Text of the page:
First Track Day Suggestions
(Especially for Miller Motorsports Park (MMP))
Not affiliated with MMP, SCCA, or PCA
A track day is awesome fun! It is like
you are driving down the freeway, and the overhead signs start flashing
"No speed limit today!" It is hard to describe the wonderful feeling of
going 130 mph, or squealing the tires at 85 mph. Having gone a couple
of times, here are some helpful things I learned:
Step 1: Do Autocross first
Autocross sets up a mini course with
cones in a parking lot. Generally
it is just 1 and 2nd gear, and if you spin out usually you just hit
cones. It is a much cheaper and safer way to learn how to control your
car than the big track. Your big track day will be safer and more fun
if you autocross first. Do you really want the first time the tail gets
loose on you to be at 85 mph near a concrete wall, or at 35 mph near
Step 2: Can you afford it?
Step 3: Decide which organization you
want to run with.
- $500. Between tire
brake wear, flushing brake fluid, bearing wear, gas burned, track fees,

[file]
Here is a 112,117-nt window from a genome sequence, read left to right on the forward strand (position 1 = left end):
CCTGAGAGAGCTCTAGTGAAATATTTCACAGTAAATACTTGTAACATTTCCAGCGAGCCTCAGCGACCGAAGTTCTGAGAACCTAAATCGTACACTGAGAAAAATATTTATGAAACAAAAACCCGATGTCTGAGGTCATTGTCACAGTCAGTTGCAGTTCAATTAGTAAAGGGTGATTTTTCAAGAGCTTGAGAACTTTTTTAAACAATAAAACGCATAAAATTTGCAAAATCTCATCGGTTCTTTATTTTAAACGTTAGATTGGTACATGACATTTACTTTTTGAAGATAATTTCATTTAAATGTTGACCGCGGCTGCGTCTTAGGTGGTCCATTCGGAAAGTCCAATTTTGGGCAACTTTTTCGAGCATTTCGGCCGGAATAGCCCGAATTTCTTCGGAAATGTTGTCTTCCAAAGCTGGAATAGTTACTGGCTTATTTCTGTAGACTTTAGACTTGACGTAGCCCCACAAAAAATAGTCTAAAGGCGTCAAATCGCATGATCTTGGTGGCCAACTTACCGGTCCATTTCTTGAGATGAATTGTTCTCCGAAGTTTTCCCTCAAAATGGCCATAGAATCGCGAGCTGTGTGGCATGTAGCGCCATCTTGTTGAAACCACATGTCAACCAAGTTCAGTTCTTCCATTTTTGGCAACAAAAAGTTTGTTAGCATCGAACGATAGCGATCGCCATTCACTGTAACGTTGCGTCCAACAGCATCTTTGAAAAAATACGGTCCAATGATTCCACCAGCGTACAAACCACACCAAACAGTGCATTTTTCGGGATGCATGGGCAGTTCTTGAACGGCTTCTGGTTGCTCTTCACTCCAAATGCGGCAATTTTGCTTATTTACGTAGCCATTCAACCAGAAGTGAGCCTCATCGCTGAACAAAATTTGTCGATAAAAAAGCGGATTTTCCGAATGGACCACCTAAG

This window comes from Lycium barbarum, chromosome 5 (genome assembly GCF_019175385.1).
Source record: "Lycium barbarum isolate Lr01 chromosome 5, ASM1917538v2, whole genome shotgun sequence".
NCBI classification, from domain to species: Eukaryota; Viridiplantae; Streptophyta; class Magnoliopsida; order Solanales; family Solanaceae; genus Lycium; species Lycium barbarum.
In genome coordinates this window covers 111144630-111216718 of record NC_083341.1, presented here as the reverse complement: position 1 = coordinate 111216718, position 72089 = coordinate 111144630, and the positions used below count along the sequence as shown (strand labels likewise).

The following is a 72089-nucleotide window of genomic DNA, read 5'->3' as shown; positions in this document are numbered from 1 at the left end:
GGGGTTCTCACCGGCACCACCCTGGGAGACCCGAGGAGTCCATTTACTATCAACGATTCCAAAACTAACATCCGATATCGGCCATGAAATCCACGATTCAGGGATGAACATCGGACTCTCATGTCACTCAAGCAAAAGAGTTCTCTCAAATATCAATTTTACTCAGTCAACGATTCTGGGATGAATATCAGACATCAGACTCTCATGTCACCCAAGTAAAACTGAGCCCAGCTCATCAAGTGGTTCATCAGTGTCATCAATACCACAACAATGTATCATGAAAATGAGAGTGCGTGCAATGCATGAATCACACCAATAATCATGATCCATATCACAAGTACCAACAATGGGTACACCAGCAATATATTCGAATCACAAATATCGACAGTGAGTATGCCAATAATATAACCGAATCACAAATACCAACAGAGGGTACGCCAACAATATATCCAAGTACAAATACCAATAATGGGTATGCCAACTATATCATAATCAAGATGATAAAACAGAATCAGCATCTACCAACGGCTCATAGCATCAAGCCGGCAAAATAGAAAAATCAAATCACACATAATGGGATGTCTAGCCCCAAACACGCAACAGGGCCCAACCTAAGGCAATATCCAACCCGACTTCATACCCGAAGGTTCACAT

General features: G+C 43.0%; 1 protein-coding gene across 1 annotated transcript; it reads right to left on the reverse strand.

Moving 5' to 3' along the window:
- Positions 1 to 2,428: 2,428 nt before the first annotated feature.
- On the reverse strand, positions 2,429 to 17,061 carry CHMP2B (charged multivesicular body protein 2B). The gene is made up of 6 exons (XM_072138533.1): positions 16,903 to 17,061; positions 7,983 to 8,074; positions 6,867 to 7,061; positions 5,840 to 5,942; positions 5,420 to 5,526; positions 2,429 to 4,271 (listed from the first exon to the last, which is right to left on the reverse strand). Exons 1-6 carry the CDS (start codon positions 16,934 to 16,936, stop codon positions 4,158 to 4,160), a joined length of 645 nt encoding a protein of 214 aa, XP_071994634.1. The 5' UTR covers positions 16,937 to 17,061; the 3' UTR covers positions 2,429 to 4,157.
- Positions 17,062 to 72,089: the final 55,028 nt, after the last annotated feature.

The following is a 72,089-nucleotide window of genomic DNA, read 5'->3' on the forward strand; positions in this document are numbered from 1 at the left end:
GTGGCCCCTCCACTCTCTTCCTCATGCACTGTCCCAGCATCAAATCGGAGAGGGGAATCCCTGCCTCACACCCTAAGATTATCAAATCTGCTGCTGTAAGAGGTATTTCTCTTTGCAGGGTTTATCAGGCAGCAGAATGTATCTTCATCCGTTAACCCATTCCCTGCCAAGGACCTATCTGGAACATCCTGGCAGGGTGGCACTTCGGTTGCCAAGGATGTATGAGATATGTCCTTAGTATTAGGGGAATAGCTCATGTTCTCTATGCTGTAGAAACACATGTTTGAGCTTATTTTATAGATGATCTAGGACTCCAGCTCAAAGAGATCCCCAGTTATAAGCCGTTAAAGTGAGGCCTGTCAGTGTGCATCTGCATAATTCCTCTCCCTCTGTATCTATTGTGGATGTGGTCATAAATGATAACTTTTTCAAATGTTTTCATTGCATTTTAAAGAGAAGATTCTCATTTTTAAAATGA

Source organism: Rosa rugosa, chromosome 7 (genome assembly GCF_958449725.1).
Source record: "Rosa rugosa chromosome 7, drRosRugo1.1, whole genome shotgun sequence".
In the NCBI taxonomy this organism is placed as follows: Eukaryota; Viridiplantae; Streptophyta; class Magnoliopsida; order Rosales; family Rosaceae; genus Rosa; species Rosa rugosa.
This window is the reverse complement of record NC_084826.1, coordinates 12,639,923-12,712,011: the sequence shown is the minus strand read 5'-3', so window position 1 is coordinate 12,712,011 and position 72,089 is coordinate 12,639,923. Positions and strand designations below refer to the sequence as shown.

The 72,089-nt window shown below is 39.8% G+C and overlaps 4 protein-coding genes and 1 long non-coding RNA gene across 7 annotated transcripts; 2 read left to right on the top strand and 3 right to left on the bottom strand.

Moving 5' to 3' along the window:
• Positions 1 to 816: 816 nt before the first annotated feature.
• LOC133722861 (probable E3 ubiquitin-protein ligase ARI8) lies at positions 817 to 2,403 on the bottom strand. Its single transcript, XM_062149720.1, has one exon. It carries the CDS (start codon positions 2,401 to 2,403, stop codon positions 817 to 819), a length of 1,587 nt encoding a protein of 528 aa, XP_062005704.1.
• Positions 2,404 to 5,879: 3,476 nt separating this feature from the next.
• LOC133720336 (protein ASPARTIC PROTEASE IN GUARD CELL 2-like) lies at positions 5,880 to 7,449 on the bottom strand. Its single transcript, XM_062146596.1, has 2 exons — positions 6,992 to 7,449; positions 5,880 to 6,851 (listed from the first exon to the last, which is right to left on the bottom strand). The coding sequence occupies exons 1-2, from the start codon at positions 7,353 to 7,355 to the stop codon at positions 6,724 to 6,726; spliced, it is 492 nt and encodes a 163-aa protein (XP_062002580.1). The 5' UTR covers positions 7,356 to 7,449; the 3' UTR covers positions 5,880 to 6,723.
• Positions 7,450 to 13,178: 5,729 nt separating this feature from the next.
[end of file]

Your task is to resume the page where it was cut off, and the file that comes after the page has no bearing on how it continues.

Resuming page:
etc. a track day costs me about $500. Smaller, lighter cars tend to
cost less. In contrast, I have noticed no discernable increase in car
costs with autocross, except for tire life (my estimate is an
autocross day takes around 1000 miles of life off my tires).
- No insurance. Your
insurance will not cover you on the track. If you have a mishap with
your car, it is your financial responsibility.
- Tough on the car.
track will put alot of stress on your car, particularly your brakes and
- Higher risk of injury.
While the track itself runs "Open Track
Days," often it rents the track
to an organization. For instance, you can do MMP track days via:
Other car clubs run track days, too. It
is fun to run with your car
club, if your car club holds track days. If you have an enthusiast car,
check into your local Corvette/Porsche/BMW/whatever club. Be careful
you don't accidentally sign up for a race. You want to be sure to do
something suitable for first-timers, with "point-by" passing (passing
only when the slower driver points you around) on straightaways only.
Here are some things I have observed or
read about the various
Porsche Club: The Cadillac, uh, er,
Porsche GT3 of beginner track days.
Beginners get an instructor the whole day! The Porsche club has the
track to themselves. Your instructor runs in his own group, so you can
ride with him. Also, since he runs in his own group, he isn't anxious
to jump out of your car; he isn't missing laps because he is riding
with you. My instructor drove my car for two laps, which was great.
There were four run groups, beginner, intermediate, expert, and